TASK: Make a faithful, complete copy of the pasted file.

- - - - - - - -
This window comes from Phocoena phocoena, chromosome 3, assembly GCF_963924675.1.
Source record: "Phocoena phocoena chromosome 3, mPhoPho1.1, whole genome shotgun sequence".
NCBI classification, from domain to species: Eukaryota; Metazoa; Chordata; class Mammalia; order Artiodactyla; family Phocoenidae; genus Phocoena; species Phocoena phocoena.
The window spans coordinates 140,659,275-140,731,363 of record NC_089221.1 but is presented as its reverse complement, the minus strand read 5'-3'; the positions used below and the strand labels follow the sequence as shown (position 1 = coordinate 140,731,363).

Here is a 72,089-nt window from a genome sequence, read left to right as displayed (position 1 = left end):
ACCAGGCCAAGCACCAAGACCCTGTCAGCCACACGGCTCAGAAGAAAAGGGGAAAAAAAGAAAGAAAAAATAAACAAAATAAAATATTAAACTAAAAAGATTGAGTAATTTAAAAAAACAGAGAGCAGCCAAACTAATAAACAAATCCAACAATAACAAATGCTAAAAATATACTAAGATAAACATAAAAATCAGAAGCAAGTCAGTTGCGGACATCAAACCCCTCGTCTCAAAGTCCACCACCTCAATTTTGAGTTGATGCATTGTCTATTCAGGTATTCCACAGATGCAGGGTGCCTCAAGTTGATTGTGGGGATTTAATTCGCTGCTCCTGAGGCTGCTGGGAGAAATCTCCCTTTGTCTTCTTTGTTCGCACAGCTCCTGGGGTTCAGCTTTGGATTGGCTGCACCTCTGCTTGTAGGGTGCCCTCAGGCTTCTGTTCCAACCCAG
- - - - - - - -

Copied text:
This window comes from Phocoena phocoena, chromosome 3, assembly GCF_963924675.1.
Source record: "Phocoena phocoena chromosome 3, mPhoPho1.1, whole genome shotgun sequence".
NCBI classification, from domain to species: Eukaryota; Metazoa; Chordata; class Mammalia; order Artiodactyla; family Phocoenidae; genus Phocoena; species Phocoena phocoena.
The window spans coordinates 140,659,275-140,731,363 of record NC_089221.1 but is presented as its reverse complement, the minus strand read 5'-3'; the positions used below and the strand labels follow the sequence as shown (position 1 = coordinate 140,731,363).

Here is a 72,089-nt window from a genome sequence, read left to right as displayed (position 1 = left end):
ACCAGGCCAAGCACCAAGACCCTGTCAGCCACACGGCTCAGAAGAAAAGGGGAAAAAAAGAAAGAAAAAATAAACAAAATAAAATATTAAACTAAAAAGATTGAGTAATTTAAAAAAACAGAGAGCAGCCAAACTAATAAACAAATCCAACAATAACAAATGCTAAAAATATACTAAGATAAACATAAAAATCAGAAGCAAGTCAGTTGCGGACATCAAACCCCTCGTCTCAAAGTCCACCACCTCAATTTTGAGTTGATGCATTGTCTATTCAGGTATTCCACAGATGCAGGGTGCCTCAAGTTGATTGTGGGGATTTAATTCGCTGCTCCTGAGGCTGCTGGGAGAAATCTCCCTTTGTCTTCTTTGTTCGCACAGCTCCTGGGGTTCAGCTTTGGATTGGCTGCACCTCTGCTTGTAGGGTGCCCTCAGGCTTCTGTTCCAACCCAG